I have been a widow for 6.5 years and my three kids are ages 14, 17, and 20. Yes, they were very young when they lost their father. Most of my siblings live out of town, and I am having to help my elderly parents navigate life; not the other way around. I’m tired, stressed, and overwhelmed at times. OK, maybe many times. And self doubt creeps in from time to time about whether I’m doing a good job with the kids and not letting things slip between the cracks etc. Don’t feel sorry for me; I’ve got this. However, empathy and understanding of my situation goes a very long way in helping me feel supported, remembered, and not left on a deserted island of one.

In the past few years I have come to know many single parents. Do you know a single parent? And by SINGLE, I mean the other parent is completely out of the picture. We often commiserate about the same theme; no one really understands our situation. I know, many people will never understand another’s situation unless we have lived it. I get it. But at times it’s a hard pill to swallow when we’re trying so hard to do EVERYTHING and watching others who have a “back up”. We don’t want sympathy, just maybe a gesture now and then that shows us they recognize we struggle from time to time, and that they’re here to support us, and be OUR “back up”.

Maybe when you’re stressed making everything happen for your family, taking care of the house, etc you might stop and think of your single friend who is doing all that you’re doing, and much more, because it’s just them, and their load can be overwhelming at times. It’s true, there is much a person cannot come in and do for another such as pay the bills, take kids to the doctor, handle things for school etc. But there ARE ways you can help them.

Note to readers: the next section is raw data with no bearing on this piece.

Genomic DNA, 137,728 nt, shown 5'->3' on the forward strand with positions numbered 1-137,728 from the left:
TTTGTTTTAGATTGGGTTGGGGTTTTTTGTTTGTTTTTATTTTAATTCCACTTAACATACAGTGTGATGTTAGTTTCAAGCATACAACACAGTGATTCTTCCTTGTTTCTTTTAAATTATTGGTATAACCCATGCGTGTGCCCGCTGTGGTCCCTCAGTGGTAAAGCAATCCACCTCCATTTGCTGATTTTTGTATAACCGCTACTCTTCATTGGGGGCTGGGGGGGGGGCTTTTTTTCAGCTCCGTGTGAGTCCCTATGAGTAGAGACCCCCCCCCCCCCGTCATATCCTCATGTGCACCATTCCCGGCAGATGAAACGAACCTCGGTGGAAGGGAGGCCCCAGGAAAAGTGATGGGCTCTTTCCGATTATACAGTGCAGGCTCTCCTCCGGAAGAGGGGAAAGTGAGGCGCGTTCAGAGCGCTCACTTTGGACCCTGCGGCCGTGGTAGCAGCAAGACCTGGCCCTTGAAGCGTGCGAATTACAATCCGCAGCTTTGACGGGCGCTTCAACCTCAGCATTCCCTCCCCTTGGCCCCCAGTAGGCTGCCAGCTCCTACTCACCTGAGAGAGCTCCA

Here are just a few ways you can help your single parent friends. Remember, “No act of kindness, no matter how small, is ever wasted.”—Aesop

Sometimes, it’s the little things that can mean the most.

  • Text, email, call or drop a note in the mail to them once in a while just to see how they’re doing, and let them know you’re there if they need anything.
  • Listen and observe: you may see or hear a need. For example, my friends saw I needed shelves in the basement to store my bulk food etc. On a night I was gone, they came over and assembled shelves for me in the basement. I was shocked a couple days later when I went downstairs!
  • Take them a meal, or even just a main course from time to time.
  • Offer to take the kids overnight to give them a break. Being the only adult in the house 24/7 is exhausting. It is a huge break for the kids as well.
  • If the kids are young, offer to go to their home and take care of the kids so they can get errands done or go out with a friend.
  • Offer to help drive the kids to their activities now and then…or volunteer to do their portion of the carpool one week.
  • Help with the yard work such as raking leaves, shoveling snow, etc. if their kids are too young to help.
  • Surprise them with a treat left on their front porch. Or maybe a bottle of wine! When my husband was battling cancer a “wine fairy” left me a bottle on my porch every couple of weeks.
  • Encourage them and give them a nice compliment now and then like “I admire how you are making it work. I know it can be overwhelming at times”. Or tell them they’re doing a great job with the kids. And remind them sometimes it’s okay to be a “good enough” mom, or a “good enough” dad.
  • Do not assume their life has gotten easier as the kids get older. Many times, the older they get, the busier they get, and there are more responsibilities for taking care of various things for them.
  • Offering helpful advice is nice when it is HELPFUL, but remember, they are in a very different situation than yourself, and how they make things happen at home may have to be different than how you do things in your own home.

Be intentional with your offer to help. In other words, always saying “let me know what you need” isn’t very helpful. Find a specific area you can help, and offer that.

Also, offering something specific relieves your friend of asking, as they may feel like they don’t want to “over ask” people for help. When it is offered, then it takes the burden of constantly asking off of them.

Lastly, just let them know you’re there. Simply knowing they have supportive friends all around makes a bigger difference than many people realize.